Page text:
Some Tweets just aren’t for everybody—and that’s OK

Thursday, 1 September 2022

The pandemic may have pushed most of us to adopt new digital tools, but like many in his generation, 22-year-old Cameron Dower was used to navigating the world online. When the virus was taking hold in 2020, Dower was in his second year at the University of Sheffield in the U.K. and preparing for his professional life post-college by starting his own digital marketing agency. During lockdowns, he and his network easily found connection through their smartphones.

But growing up with social media gave Dower and his Gen Z cohort more than just the skills to express themselves online—it also helped them recognize where they needed boundaries. Dower has a perfect analogy to explain why those boundaries are important: 

“Let's say there's 500 kids in your school. You want to make a joke to your 10 friends. You wouldn't go to the stage at the front of the hall with a megaphone and shout for everyone to hear it—you just want your 10 friends to hear it,” he said. 

That’s the philosophy behind Twitter’s new conversation feature that lets you create an inner “Circle.” Because let’s face it, some Tweets just aren’t for everybody. With Twitter Circle, you can choose to Tweet only to people you select, up to 150 of them. Only they can see or reply to these Tweets. Unlike setting your account to Protected—where your Tweets can only be seen by those who you allow to follow you—with Circle, you can easily move back and forth between audiences. You can Tweet to everyone (if you have a public account) or just your Circle.

Twitter's goal with this new feature is to give users the ability to express themselves in ways they feel comfortable while respecting their privacy and safety.

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Understanding user behavior

Research tells us that the top barrier to engaging in a conversation on Twitter is that people are worried about the pressure of putting themselves out there for the world to see. It prevents them from even thinking about jumping into the conversation, explains Tristan Vanech, product manager for Twitter Circle. “A secondary barrier was just the fact that their Tweets were public. So this directly addressed both of those needs.”

Dower moves back and forth between the public timeline and his inner Circle of about 25 friends. “My actual Twitter is [more for] networking. Sometimes I feel less comfortable shit-posting on that because clients will look at that,” he said. “I don't want my timeline to be filled with complete shit. But the people in my Twitter Circle, I know they don't care.”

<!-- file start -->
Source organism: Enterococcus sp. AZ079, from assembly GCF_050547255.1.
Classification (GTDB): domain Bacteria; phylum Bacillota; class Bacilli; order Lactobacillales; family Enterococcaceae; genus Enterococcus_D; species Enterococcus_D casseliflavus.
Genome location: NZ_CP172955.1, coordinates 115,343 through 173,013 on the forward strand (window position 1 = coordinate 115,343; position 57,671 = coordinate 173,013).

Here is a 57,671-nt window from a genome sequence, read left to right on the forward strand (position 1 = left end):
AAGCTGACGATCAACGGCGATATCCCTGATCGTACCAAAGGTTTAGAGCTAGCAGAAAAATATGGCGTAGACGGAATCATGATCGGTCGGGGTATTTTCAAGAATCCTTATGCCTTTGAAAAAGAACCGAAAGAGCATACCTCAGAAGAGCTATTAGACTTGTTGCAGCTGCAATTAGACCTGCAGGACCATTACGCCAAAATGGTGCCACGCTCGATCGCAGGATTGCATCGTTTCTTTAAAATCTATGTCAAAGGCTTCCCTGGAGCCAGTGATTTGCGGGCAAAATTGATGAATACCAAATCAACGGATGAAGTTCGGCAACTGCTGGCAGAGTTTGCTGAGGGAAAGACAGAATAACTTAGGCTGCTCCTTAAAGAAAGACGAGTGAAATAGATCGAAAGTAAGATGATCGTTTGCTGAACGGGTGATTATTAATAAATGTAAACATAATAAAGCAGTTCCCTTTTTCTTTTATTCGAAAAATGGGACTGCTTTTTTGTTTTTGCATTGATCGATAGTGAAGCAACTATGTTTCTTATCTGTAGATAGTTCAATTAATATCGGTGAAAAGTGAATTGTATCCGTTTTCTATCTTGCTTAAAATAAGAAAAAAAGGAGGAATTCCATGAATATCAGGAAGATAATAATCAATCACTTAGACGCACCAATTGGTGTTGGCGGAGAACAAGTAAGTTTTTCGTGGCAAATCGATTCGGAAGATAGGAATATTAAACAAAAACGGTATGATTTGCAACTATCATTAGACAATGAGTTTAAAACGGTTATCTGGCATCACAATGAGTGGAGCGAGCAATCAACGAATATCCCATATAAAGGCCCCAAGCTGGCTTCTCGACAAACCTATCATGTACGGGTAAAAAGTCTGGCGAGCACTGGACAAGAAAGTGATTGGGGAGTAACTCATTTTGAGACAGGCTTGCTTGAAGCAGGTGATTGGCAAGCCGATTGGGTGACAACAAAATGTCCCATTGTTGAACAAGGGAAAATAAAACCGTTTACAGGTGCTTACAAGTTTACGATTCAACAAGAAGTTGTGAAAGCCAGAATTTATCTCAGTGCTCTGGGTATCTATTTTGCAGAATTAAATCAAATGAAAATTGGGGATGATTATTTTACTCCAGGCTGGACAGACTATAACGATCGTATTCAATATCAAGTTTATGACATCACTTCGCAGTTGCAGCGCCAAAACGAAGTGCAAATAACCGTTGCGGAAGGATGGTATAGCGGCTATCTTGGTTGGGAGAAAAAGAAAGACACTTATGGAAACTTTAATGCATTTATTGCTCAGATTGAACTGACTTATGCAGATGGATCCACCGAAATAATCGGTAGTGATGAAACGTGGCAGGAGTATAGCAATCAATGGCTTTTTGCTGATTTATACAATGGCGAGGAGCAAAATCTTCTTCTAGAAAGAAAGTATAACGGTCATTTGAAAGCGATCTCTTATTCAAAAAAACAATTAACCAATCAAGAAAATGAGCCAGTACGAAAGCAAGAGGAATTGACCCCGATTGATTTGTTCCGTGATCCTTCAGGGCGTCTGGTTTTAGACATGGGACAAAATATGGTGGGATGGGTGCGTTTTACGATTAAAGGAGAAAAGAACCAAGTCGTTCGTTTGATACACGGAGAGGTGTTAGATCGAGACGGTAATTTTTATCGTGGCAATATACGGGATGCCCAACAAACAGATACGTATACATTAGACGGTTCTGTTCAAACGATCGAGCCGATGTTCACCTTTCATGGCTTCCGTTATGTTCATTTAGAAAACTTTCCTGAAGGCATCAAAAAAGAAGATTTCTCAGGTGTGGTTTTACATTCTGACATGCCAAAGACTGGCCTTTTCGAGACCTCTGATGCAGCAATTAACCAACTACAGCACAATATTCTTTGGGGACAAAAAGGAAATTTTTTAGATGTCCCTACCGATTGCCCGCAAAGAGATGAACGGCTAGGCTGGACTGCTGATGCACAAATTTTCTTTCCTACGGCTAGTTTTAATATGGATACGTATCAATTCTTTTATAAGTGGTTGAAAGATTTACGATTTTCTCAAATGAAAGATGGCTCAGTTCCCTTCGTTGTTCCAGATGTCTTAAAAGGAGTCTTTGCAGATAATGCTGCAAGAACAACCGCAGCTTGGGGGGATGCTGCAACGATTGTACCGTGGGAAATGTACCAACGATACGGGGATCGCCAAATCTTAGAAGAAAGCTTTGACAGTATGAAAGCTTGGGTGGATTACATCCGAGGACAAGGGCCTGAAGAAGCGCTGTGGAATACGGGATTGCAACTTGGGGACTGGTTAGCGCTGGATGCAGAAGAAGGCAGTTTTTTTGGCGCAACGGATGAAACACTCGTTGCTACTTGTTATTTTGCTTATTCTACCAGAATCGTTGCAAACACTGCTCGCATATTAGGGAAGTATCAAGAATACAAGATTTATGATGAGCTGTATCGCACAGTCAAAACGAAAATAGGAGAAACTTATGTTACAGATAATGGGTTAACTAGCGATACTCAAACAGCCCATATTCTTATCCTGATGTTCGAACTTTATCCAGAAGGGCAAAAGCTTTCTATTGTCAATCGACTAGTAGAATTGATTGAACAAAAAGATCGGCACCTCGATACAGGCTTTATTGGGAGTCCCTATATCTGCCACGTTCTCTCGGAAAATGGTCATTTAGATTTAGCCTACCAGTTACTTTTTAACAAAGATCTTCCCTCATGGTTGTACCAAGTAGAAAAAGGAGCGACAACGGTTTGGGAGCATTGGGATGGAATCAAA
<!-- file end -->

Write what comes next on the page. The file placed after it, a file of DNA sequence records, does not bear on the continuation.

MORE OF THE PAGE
The plunge into private, “friends-only” territory is an evolution of Twitter’s ethos, after years of differentiating itself from other social media as the forum for public conversation. 

“When you think of Twitter, it's a stage. You are literally going on saying ‘I'm eating eggs for breakfast,’ but you're saying it to everyone,” said Heaven Hamilton, technical program manager. “The problem could be some people have a problem with eggs. And now you run the risk of a flood of unwanted opinions because you just had eggs for breakfast.”

For young people who are used to curating their online personas, these types of tools are a must. 

Twenty-five-year-old Remy Hernandez calls himself an older Gen Zer and said when he was younger, he remembers feeling like he could post just about anything on social media. Now that he’s job searching, he’s more intentional about his timeline. 

“On Twitter, especially over the last two years, I have been very conscious that this is a thing that I have to curate. It may not be the case, but that's the thing going through my mind: I have to curate this because I need to use it in a professional capacity,” he said.

Giving people the space to be themselves on Twitter

Since rolling out Twitter Circle, Vanech has seen people 18-24 use it more than any other age group. This wasn’t surprising; Vanech knows that Twitter’s Gen Z audience highly values control over who can see their accounts. “What we see a lot of is younger users not only having Protected accounts, but multiple Protected accounts,” he said.

People between the ages of 13-24, and those 55 and older, used Twitter Circle more than expected in tests. And that’s good news for Twitter. According to Twitter’s own research, 85% of American teens say they have at least one social media account. Yet less than 5% of these teens say they use Twitter the most often.

Melissa Bronson, senior product manager for Twitter Circlesaid that the team has also come to see it as a way to remove your filter in the safety among friends. Bronson says she uses it to Tweet her random thoughts, without worrying what her professional network thinks about them. 

“It solves a problem for people wanting to have controlled spaces. When I think about Twitter Circle, it reminds me of a group chat with my most intimate friends,” she said.

This control appeals to younger people, like Dower and Hernandez, who are not only digital natives, but who grew up testing the dynamics of digital spaces. They may feel perfectly at home Tweeting on the public timeline or speaking in a forum like Twitter Spaces, where they’re joined by several hundred like-minded strangers. Or they may seek the comfort and camaraderie of being surrounded by those who know them best. It’s their choice—and they embrace it. 

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